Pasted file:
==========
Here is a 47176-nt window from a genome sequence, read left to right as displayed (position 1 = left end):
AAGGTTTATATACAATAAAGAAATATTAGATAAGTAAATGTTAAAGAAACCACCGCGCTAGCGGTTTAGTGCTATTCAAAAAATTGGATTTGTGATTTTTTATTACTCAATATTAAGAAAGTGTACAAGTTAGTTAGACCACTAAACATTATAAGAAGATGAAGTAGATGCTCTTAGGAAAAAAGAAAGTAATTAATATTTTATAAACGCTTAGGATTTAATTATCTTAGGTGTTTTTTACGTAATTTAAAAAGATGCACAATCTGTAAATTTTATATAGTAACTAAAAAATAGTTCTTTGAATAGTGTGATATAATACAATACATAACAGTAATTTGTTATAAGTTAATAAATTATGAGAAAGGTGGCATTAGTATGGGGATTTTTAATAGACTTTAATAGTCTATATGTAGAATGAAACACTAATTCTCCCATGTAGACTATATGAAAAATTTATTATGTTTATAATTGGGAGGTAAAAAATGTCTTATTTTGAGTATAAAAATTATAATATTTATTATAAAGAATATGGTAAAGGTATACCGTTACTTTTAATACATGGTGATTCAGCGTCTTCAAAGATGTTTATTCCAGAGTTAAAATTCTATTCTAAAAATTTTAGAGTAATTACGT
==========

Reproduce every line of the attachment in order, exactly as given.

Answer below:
Here is a 47176-nt window from a genome sequence, read left to right as displayed (position 1 = left end):
AAGGTTTATATACAATAAAGAAATATTAGATAAGTAAATGTTAAAGAAACCACCGCGCTAGCGGTTTAGTGCTATTCAAAAAATTGGATTTGTGATTTTTTATTACTCAATATTAAGAAAGTGTACAAGTTAGTTAGACCACTAAACATTATAAGAAGATGAAGTAGATGCTCTTAGGAAAAAAGAAAGTAATTAATATTTTATAAACGCTTAGGATTTAATTATCTTAGGTGTTTTTTACGTAATTTAAAAAGATGCACAATCTGTAAATTTTATATAGTAACTAAAAAATAGTTCTTTGAATAGTGTGATATAATACAATACATAACAGTAATTTGTTATAAGTTAATAAATTATGAGAAAGGTGGCATTAGTATGGGGATTTTTAATAGACTTTAATAGTCTATATGTAGAATGAAACACTAATTCTCCCATGTAGACTATATGAAAAATTTATTATGTTTATAATTGGGAGGTAAAAAATGTCTTATTTTGAGTATAAAAATTATAATATTTATTATAAAGAATATGGTAAAGGTATACCGTTACTTTTAATACATGGTGATTCAGCGTCTTCAAAGATGTTTATTCCAGAGTTAAAATTCTATTCTAAAAATTTTAGAGTAATTACGT